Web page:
Rural areas in the UK may have to request broadband services

The government will not help connect final five per cent of UK to the internet

Rural areas in the UK without broadband access will have to request access, after the government decided not to roll out broadband to the entirety of the UK.

The Broadband Universal Service Obligation (USO) consultation document reveals that homes and businesses that are currently living in areas of the UK not covered by broadband will need to formally request the service.

Though details are currently unclear, some may have to wait until 2020 before they can do so, with the government claiming some do not want faster internet connections.

In the document, the government said: "The USO connection is demand-led that is provided on request rather than pre-emptively and a designated Universal Service Provider, or providers, is obliged to provide a connection up to a reasonable cost threshold.

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"We know from the various interventions that the government has made to date that it is unlikely that everyone will want to be connected, even if that option is made available to them, and so we do not believe that an additional broadband rollout programme at this time is proportionate or would represent value for money."]

But one critic reacted by accusing the government of failing to serve people in less densely populated areas.

Dan Howdle, editor-in-chief at, told IT Pro: "I've argued for the past two years that the final five per cent will be swept under the carpet as this rollout comes to a close. The USO consultation document is merely adding a few degrees to the slowly and carefully boiled acceptance of that by the British public.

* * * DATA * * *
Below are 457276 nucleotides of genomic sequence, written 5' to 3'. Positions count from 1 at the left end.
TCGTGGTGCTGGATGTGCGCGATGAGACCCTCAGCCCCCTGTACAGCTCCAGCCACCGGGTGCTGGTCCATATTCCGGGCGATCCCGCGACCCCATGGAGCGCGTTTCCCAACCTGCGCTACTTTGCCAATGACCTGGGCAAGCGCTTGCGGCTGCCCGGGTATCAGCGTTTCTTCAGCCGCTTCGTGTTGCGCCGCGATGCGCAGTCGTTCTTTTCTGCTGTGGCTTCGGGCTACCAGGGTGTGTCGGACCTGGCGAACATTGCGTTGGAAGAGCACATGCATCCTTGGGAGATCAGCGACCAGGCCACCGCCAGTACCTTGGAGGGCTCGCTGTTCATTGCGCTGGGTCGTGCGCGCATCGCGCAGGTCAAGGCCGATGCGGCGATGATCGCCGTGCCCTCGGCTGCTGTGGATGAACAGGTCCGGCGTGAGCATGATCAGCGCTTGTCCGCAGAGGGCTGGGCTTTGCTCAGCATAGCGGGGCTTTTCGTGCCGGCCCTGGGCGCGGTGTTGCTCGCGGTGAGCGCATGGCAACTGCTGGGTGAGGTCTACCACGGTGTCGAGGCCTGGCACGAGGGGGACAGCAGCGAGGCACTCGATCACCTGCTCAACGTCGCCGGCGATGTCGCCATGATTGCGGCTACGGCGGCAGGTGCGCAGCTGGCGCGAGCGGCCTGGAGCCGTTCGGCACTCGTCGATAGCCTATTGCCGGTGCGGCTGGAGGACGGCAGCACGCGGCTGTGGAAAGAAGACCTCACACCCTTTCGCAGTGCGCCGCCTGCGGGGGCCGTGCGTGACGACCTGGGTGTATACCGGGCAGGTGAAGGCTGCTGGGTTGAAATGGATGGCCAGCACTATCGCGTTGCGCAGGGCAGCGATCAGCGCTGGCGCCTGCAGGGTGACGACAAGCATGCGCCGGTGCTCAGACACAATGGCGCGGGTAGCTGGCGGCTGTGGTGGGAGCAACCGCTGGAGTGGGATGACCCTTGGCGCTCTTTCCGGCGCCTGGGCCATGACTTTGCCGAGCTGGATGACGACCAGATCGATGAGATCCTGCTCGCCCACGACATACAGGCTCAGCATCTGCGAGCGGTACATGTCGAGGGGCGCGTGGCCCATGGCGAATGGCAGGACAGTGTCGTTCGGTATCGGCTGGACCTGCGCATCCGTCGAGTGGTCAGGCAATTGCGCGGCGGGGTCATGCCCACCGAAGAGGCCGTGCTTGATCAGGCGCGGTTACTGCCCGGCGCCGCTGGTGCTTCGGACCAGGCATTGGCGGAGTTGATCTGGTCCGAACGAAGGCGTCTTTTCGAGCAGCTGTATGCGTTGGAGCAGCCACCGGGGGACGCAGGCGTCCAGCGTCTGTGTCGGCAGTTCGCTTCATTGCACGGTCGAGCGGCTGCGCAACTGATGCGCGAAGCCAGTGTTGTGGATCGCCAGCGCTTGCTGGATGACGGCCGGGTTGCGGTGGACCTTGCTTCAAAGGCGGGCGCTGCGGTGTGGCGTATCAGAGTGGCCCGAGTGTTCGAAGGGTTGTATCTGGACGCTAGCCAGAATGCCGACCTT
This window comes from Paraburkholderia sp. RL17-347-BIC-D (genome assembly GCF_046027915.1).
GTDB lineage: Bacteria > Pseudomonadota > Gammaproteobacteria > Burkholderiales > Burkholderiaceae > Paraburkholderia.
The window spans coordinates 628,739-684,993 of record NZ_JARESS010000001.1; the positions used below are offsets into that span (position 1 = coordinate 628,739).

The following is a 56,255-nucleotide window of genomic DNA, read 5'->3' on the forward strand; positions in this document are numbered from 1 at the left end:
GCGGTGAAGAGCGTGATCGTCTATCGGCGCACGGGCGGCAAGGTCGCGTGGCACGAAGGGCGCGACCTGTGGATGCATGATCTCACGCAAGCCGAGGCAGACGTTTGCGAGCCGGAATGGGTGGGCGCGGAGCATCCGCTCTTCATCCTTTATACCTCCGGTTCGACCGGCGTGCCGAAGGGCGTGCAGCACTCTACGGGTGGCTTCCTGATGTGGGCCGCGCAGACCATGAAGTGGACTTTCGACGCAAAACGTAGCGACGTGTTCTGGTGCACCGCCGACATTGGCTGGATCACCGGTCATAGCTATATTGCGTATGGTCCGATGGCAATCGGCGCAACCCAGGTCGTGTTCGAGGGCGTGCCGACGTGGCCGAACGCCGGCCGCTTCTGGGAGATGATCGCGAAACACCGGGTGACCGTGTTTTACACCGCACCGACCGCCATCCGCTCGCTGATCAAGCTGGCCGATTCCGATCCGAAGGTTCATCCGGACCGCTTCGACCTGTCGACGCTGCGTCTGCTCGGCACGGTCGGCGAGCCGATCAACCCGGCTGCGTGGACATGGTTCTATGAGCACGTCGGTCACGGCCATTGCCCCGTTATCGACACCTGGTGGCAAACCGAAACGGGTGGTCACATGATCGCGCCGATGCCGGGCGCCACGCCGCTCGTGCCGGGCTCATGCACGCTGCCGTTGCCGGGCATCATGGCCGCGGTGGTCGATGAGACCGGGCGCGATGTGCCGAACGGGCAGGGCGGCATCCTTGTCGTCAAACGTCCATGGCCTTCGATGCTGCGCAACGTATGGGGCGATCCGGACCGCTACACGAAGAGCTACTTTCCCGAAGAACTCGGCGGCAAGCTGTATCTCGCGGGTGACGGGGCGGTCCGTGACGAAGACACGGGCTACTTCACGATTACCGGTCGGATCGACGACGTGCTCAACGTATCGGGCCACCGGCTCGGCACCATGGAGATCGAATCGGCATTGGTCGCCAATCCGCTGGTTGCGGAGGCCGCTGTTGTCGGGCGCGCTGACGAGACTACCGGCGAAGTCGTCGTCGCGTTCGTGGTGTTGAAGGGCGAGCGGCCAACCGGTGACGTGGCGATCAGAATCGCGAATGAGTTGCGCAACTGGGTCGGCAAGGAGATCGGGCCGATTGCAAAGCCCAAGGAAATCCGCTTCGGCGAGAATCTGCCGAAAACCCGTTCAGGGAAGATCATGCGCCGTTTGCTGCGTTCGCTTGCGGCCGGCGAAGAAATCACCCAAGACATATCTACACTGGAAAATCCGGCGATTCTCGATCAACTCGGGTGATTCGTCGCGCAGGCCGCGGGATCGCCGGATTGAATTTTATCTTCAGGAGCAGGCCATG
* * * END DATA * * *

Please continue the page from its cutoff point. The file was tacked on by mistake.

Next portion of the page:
"What constitutes demand? Will an entire village have to speak with a single voice in order to warrant consideration? Will hamlets consisting of too few houses not constitute a pressing enough demand?"

The document went on to suggest that people will be required to contribute towards the costs of installing broadband connections over a certain threshold paid by the provider, as is already the arrangement with telephone services.

"Given the high costs of providing broadband access to premises in remote areas it is right that this is done on request, rather than rolling it out and waiting to see if people in those areas want to be connected," the document read.

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The government is working to implement the USO before 2020. Around half of rural areas (around 1.5 million consumers) across the country are dealing with sub-par broadband speeds, with this rising to 57 per cent in parts of Scotland.

The government previously announced its ambition to deliver superfast broadband services to 95 per cent of the country by 2017 through telco BT, but did not set a timeframe for the remaining regions.

Howdle suggested BT's ownership of Openreach, its fibre rollout arm, is the reason behind the difficulty of rolling out fibre to rural areas, with the telco having just survived an Ofcom review that could have seen the division separated fully from the company.

"BT's ownership of Openreach is at the heart of the problem here." he said. "As a corporate concern it must put profitability ahead of its public service responsibility. Until it is split, the final five per cent could be something we're still talking about a decade from now."

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